06MOSCOW10439, RUSSIAN SECURITY COUNCIL SECRETARY ON IRAN, FROZEN

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Reference ID Created Released Classification Origin
06MOSCOW10439 2006-09-19 12:51 2011-08-30 01:44 CONFIDENTIAL Embassy Moscow

VZCZCXRO7388
OO RUEHDBU
DE RUEHMO #0439/01 2621251
ZNY CCCCC ZZH
O 191251Z SEP 06
FM AMEMBASSY MOSCOW
TO RUEHC/SECSTATE WASHDC IMMEDIATE 2516
INFO RUCNCIS/CIS COLLECTIVE IMMEDIATE
RUEHXD/MOSCOW POLITICAL COLLECTIVE IMMEDIATE

C O N F I D E N T I A L SECTION 01 OF 05 MOSCOW 010439 
 
SIPDIS 
 
SIPDIS 
 
E.O. 12958: DECL: 09/19/2016 
TAGS: PREL PGOV ETTC PARM IR RS
SUBJECT: RUSSIAN SECURITY COUNCIL SECRETARY ON IRAN, FROZEN 
CONFLICTS, NATO, UKRAINE, BOEING, SUKHOI SANCTIONS 
 
REF: MOSCOW 10382 
 
Classified By: Ambassador William J. Burns: 1.4 (b, d). 
 
1.  (C)  Summary: In a September 18 meeting, Russian Security 
Council Secretary Ivanov briefed on his September meetings in 
Spain with Iranian Security Council Secretary Larijani, UNSYG 
Annan, and former President Gonzales; raised concerns over 
mixed messages to Iran; and reiterated Russia's willingness 
to move to economic sanctions and speak with one voice with 
the EU 3.  Ivanov underscored the reasons, however, why the 
GOR would not support a move to military action.  He analyzed 
divisions within Iran and argued the absence of a ME peace 
process played into the hands of Iranian radicals.  Ivanov 
expressed disappointment with Georgian negotiating tactics 
and concern over the prospect of military escalation and NATO 
Intensified Dialogue.  Ivanov ridiculed a GOR-Transnistria 
union and urged Moldova to follow on the Transnistrian 
referendum by negotiating with "President" Smirnov.  Ivanov 
welcomed the decline in polemics with Ukraine.  On U.S. 
relations, he termed the Sukhoi/Rosoboron sanctions 
"punishment" for GOR arms sales to Venezuela and Syria, and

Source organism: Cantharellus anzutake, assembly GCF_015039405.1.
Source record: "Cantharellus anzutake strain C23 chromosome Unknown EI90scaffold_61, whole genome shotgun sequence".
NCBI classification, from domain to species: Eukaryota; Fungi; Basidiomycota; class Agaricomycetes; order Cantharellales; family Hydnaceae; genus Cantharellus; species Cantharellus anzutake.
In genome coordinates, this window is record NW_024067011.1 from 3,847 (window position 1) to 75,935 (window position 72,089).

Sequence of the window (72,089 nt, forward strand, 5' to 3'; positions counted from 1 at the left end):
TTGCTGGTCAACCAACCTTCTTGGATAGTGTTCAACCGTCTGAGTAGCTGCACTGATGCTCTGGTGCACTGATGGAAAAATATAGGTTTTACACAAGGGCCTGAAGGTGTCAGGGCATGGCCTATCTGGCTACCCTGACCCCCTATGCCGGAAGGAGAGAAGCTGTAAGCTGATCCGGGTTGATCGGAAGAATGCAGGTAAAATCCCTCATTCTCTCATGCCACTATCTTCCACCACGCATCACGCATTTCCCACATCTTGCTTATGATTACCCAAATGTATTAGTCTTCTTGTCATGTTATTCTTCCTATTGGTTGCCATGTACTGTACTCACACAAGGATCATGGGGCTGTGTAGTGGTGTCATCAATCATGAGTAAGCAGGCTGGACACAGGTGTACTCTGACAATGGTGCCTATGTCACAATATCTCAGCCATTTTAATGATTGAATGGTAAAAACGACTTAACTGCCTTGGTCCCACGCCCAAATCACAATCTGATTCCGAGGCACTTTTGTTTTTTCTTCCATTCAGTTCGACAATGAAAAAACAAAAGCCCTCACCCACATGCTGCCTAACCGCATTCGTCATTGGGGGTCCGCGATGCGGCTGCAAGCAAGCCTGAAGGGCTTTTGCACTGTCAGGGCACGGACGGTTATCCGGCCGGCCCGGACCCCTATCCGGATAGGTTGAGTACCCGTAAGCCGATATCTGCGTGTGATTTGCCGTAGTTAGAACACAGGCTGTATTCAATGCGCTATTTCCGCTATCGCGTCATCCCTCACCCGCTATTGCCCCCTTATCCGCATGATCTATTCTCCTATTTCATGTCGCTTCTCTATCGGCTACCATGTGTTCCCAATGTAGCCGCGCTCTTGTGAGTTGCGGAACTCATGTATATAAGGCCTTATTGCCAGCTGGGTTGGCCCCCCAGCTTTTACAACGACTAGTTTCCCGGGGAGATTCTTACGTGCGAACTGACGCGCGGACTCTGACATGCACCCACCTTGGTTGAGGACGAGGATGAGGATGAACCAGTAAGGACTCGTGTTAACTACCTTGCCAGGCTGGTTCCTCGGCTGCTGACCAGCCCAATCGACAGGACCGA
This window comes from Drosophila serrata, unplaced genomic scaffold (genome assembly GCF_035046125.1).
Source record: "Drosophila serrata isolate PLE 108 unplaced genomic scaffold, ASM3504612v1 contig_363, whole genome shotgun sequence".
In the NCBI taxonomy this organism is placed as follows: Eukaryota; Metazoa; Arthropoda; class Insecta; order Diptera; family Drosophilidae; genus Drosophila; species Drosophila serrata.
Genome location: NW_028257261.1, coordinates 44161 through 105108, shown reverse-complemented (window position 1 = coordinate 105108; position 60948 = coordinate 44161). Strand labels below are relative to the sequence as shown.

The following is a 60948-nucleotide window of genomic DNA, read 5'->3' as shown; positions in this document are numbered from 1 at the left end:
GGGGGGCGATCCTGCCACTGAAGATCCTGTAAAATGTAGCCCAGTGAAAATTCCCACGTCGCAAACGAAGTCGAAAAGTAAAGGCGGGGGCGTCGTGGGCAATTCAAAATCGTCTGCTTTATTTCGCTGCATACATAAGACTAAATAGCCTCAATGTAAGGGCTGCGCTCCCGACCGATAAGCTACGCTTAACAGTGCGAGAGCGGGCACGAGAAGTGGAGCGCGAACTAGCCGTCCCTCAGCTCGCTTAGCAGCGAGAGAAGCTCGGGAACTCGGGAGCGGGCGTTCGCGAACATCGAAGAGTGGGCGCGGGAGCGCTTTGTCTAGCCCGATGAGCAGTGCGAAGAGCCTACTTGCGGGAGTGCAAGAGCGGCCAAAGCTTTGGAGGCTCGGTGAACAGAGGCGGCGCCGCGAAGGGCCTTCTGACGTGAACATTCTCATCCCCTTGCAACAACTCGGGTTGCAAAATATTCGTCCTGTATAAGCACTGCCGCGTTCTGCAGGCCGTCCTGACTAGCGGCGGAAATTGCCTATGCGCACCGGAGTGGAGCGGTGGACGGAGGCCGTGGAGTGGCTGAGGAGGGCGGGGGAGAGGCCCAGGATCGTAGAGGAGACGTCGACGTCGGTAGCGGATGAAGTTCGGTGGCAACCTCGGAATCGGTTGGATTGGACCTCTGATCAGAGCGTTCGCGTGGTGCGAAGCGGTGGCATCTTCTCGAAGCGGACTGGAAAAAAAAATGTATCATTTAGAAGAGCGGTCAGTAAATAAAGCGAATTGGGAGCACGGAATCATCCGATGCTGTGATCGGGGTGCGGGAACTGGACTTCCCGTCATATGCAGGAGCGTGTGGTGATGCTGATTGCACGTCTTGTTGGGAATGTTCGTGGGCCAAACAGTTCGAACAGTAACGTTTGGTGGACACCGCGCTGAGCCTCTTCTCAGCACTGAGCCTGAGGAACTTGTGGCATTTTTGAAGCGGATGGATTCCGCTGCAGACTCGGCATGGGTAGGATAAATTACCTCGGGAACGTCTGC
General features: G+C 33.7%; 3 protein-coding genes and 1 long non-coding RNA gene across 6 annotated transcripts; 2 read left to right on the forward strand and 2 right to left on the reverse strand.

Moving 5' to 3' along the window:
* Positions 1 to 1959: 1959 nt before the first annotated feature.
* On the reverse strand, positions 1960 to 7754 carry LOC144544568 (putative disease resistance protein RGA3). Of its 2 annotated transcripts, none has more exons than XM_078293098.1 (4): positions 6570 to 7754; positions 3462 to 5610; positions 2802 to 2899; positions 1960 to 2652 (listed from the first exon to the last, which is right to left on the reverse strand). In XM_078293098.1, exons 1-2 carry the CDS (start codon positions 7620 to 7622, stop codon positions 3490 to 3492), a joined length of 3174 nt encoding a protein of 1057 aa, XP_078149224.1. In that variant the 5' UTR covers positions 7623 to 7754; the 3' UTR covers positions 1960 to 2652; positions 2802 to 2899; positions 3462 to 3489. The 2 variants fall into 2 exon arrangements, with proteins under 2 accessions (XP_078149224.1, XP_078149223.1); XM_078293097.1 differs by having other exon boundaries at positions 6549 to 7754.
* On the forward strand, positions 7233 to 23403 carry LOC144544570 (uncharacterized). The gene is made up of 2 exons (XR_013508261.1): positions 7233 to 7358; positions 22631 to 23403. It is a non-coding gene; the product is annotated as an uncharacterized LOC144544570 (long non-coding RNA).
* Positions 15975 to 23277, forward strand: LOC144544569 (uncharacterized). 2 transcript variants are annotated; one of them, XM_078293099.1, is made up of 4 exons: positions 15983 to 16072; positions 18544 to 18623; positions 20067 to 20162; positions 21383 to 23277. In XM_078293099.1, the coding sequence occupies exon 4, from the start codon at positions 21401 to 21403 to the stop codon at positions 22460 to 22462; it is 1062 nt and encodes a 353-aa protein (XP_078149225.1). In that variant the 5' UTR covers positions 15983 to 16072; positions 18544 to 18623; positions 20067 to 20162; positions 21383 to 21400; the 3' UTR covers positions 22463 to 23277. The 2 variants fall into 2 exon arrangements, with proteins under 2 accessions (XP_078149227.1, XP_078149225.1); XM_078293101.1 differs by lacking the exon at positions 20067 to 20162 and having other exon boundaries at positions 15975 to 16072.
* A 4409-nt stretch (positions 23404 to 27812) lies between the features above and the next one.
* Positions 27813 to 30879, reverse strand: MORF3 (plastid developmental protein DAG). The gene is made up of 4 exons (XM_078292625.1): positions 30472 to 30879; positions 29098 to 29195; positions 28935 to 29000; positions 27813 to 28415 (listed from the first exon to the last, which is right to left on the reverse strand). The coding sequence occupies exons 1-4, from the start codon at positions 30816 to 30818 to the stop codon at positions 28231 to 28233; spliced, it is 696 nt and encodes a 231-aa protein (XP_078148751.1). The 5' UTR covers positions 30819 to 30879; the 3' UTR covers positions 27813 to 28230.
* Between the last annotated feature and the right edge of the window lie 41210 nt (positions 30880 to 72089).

said that U.S. allegations were without basis.  Ivanov 
repudiated his Deputy's interjection that a Boeing commercial 
aircraft sale would be tied to resolution of the sanctions. 
He noted his intent to call NSA Hadley to discuss Iran and 
other bilateral issues.  End Summary 
 
2.  (C)  In an hour-plus meeting on September 18, Russian 
Security Council Secretary Igor Ivanov briefed the Ambassador 
on his holiday diplomacy in Madrid, where he had an informal 
session with Iranian Security Council Secretary Larijani and 
UNSYG Annan, a separate two-hour discussion with former 
Spanish President Gonzales, in addition to other 
(unspecified) consultations with Iranians and Iranian 
watchers.  Ivanov's notetaker was newly appointed Security 
Council Deputy Secretary Vladimir Pavlovich Nazarov, who 
comes to the Security Council via a long tenure in the 
security services. 
 
--------------------------------------------- --------- 
Iran:  Sanctions, strategy and speaking with one voice 
--------------------------------------------- --------- 
 
3.  (C)  Ivanov opened the meeting by noting his concern over 
the competing and not always coordinated voices reaching the 
Iranian government.  He was puzzled by Gonzales' decision to 
travel to Iran on a "personal" initiative, which did not even 
reflect a policy consensus of the Spanish government.  It was 
critical, he emphasized, that everyone coordinate through EU 
High Representative Solana; this was a key factor in Ivanov's 
decision to abstain from meeting Larijani one-on-one, rather 
than with UNSYG Annan.  The Italians and Spanish were 
searching for a role, with the Japanese also tempted. 
Ivanov's message to Gonzales was that this was a "dangerous 
and delicate game" that did not require outside players, but 
rather subtlety and a consistent message.  Citing the 
confusion of the Spanish Ambassador (in Madrid for Larijani's 
meeting) over the international community's approach to the 
suspension of uranium enrichment activity, Ivanov warned that 
the Iranians would profit from discrepancies within the 
international community. 
 
4.  (C)  One factor contributing to Larijani's wavering in 
the negotiations, Ivanov argued, was his lack of 
understanding over who Solana represented and the extent of 
his mandate.  A second factor was internal differences within 
the Iranian government, which Solana told Ivanov was the